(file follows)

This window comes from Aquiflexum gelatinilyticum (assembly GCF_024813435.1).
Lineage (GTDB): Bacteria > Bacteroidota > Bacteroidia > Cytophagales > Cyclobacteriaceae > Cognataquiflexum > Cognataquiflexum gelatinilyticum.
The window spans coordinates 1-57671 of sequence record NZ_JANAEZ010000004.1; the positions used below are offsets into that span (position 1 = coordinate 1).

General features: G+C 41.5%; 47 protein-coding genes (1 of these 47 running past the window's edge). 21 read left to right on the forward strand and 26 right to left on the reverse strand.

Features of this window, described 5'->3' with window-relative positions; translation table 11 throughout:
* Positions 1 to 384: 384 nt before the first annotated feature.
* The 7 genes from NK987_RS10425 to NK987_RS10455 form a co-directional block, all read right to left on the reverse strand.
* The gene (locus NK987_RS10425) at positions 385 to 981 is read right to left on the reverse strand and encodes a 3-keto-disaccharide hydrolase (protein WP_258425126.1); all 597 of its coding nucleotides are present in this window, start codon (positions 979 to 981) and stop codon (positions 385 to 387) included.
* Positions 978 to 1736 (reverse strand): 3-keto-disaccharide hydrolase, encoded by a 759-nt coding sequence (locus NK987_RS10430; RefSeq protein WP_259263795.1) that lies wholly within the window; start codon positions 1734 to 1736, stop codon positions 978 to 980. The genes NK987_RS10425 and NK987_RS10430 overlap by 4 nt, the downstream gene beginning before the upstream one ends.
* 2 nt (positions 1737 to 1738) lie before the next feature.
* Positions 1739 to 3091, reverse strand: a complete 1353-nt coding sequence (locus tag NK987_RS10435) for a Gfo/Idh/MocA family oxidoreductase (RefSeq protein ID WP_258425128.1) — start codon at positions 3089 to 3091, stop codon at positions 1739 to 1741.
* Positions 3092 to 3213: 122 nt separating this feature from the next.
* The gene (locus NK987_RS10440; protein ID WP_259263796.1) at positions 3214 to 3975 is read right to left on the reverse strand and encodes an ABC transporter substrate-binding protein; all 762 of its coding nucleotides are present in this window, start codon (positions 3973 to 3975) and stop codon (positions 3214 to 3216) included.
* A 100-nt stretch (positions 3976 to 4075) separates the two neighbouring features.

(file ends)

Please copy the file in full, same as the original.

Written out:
This window comes from Aquiflexum gelatinilyticum (assembly GCF_024813435.1).
Lineage (GTDB): Bacteria > Bacteroidota > Bacteroidia > Cytophagales > Cyclobacteriaceae > Cognataquiflexum > Cognataquiflexum gelatinilyticum.
The window spans coordinates 1-57671 of sequence record NZ_JANAEZ010000004.1; the positions used below are offsets into that span (position 1 = coordinate 1).

General features: G+C 41.5%; 47 protein-coding genes (1 of these 47 running past the window's edge). 21 read left to right on the forward strand and 26 right to left on the reverse strand.

Features of this window, described 5'->3' with window-relative positions; translation table 11 throughout:
* Positions 1 to 384: 384 nt before the first annotated feature.
* The 7 genes from NK987_RS10425 to NK987_RS10455 form a co-directional block, all read right to left on the reverse strand.
* The gene (locus NK987_RS10425) at positions 385 to 981 is read right to left on the reverse strand and encodes a 3-keto-disaccharide hydrolase (protein WP_258425126.1); all 597 of its coding nucleotides are present in this window, start codon (positions 979 to 981) and stop codon (positions 385 to 387) included.
* Positions 978 to 1736 (reverse strand): 3-keto-disaccharide hydrolase, encoded by a 759-nt coding sequence (locus NK987_RS10430; RefSeq protein WP_259263795.1) that lies wholly within the window; start codon positions 1734 to 1736, stop codon positions 978 to 980. The genes NK987_RS10425 and NK987_RS10430 overlap by 4 nt, the downstream gene beginning before the upstream one ends.
* 2 nt (positions 1737 to 1738) lie before the next feature.
* Positions 1739 to 3091, reverse strand: a complete 1353-nt coding sequence (locus tag NK987_RS10435) for a Gfo/Idh/MocA family oxidoreductase (RefSeq protein ID WP_258425128.1) — start codon at positions 3089 to 3091, stop codon at positions 1739 to 1741.
* Positions 3092 to 3213: 122 nt separating this feature from the next.
* The gene (locus NK987_RS10440; protein ID WP_259263796.1) at positions 3214 to 3975 is read right to left on the reverse strand and encodes an ABC transporter substrate-binding protein; all 762 of its coding nucleotides are present in this window, start codon (positions 3973 to 3975) and stop codon (positions 3214 to 3216) included.
* A 100-nt stretch (positions 3976 to 4075) separates the two neighbouring features.